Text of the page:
On Dec. 20, The City of Rockville, local government officials, and anti-gun interest groups sponsored a rally against gun violence at the Old Gray Courthouse.
The large number of shootings in the past year has brought the discussion on gun laws to the forefront of national, state, and local politics.
In an effort to bring citizens and the government together against guns, the rally served as an opportunity for people to learn what legislation has been passed regarding guns as well as to hear differing opinions on the topic. Speakers included local Police Chief Tom Manger, County Executive Ike Leggett, and Congressman Chris Van Hollen. The rally welcomed over 100 people.
Legislation to regulate guns is not easily passed at the federal and state level mainly because of pro-gun interest groups such as the National Rifle Association (NRA). The NRA extensively lobbies in favor of gun ownership and funds numerous political campaigns to gain support. According to Ana Sol-Gutierrez, the District 18 representative for the Maryland House of Delegates, Congress recently rejected a bill mandating that people on the No Fly List should also be on the No Buy List for guns, which was due in part to the influence of the NRA. On the other hand, the Federal Assault Weapons Ban does prohibit ordinary civilians from using certain semi-automatic firearms and large capacity ammunition magazines.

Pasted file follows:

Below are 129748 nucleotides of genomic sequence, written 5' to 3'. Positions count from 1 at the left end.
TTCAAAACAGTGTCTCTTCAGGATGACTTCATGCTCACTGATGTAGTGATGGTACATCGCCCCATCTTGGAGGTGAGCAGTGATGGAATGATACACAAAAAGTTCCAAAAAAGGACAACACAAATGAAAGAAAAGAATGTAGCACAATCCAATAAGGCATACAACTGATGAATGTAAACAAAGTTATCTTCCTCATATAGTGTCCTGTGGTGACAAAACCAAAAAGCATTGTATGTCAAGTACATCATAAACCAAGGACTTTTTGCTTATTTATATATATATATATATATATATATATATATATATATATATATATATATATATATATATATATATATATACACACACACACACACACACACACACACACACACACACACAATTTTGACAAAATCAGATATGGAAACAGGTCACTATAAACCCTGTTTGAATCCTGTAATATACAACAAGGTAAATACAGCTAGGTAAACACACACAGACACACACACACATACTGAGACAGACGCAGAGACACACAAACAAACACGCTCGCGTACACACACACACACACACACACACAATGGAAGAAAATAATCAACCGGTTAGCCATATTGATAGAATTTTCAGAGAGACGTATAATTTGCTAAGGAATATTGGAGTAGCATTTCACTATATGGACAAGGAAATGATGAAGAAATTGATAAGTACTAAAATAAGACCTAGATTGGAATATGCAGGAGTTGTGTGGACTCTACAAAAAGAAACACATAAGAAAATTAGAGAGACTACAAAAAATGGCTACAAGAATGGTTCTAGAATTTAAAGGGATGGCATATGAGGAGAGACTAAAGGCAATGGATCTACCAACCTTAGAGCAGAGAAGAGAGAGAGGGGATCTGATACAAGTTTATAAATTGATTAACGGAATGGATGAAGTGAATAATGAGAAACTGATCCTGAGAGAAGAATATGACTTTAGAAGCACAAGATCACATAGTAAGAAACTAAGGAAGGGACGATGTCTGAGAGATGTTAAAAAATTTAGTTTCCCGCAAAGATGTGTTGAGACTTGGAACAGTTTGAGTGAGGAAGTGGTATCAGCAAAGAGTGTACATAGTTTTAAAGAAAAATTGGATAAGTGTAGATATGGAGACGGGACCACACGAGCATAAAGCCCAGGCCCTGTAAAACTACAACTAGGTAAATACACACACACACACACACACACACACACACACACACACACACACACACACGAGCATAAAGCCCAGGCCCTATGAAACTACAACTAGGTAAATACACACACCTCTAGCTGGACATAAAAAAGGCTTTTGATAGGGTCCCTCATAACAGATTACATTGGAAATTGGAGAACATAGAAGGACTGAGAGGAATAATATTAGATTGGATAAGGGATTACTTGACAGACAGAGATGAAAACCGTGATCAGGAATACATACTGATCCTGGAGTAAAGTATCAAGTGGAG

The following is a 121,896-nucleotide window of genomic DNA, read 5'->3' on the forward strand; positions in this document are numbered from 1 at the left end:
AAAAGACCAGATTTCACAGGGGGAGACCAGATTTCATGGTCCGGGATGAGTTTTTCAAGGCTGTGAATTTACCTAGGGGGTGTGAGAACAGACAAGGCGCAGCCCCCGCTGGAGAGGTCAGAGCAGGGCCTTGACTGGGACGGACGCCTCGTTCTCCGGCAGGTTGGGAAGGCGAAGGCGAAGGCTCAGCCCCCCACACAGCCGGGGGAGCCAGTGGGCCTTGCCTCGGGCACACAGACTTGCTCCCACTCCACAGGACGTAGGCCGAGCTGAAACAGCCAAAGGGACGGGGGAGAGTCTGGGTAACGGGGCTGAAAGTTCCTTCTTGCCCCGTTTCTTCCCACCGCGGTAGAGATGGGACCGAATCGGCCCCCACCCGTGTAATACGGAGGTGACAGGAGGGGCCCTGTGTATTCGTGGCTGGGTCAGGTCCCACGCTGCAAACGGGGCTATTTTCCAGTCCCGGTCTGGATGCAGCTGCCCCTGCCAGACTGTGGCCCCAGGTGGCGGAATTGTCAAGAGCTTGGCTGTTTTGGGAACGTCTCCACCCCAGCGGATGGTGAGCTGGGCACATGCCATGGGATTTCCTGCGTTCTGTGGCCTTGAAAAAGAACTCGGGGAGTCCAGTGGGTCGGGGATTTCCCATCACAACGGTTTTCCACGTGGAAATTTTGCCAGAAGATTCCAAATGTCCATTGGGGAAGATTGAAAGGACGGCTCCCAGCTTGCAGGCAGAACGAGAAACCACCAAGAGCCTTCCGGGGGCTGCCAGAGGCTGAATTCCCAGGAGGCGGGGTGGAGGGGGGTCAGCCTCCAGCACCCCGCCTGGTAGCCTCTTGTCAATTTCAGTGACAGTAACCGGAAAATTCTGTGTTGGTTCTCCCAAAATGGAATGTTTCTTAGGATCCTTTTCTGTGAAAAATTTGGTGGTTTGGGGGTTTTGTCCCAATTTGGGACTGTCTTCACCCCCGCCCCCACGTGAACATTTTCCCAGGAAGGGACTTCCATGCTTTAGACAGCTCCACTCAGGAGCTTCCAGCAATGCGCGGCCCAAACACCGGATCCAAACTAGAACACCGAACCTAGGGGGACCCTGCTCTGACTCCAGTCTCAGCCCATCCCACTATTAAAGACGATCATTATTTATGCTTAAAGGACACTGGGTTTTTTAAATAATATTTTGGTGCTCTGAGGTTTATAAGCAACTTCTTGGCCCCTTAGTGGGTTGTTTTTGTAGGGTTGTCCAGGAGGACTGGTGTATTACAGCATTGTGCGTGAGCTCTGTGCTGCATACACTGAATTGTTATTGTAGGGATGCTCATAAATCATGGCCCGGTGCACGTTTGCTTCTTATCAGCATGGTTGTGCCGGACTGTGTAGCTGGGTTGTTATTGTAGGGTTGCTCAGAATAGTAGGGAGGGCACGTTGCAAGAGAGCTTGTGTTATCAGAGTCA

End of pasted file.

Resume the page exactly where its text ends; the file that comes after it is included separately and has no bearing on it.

Gutierrez participated in the rally and spoke with the MoCo Student in favor of gun violence and the necessity for more restrictive legislation:
“The rally this evening was important because I believe that it is only going to be with grassroots actions that we are going to be able to change the current paralysis that we see at the federal level. I think it’s going to be when voters decide they’re no longer going to elect people that are opposing any kind of gun legislation that we’ll finally see a change. The federal level can do many activities…but for the most part, it is states that regulate guns,” said Gutierrez.
Legislation has also been passed at the state level to restrict gun use. For example, the state of Maryland has now outlined more extensive training requirements for new gun users to replace the old standard of watching a 20-minute video. However, even with the passing of such legislation, gun control proponents do not believe the problem has been solved. People can still cross the river and access guns in Virginia. If guns are going to be controlled, all states are going to have to band together and commit to the cause.
Article by MoCo Student Community editor Deepti Agnihotri of Poolesville High School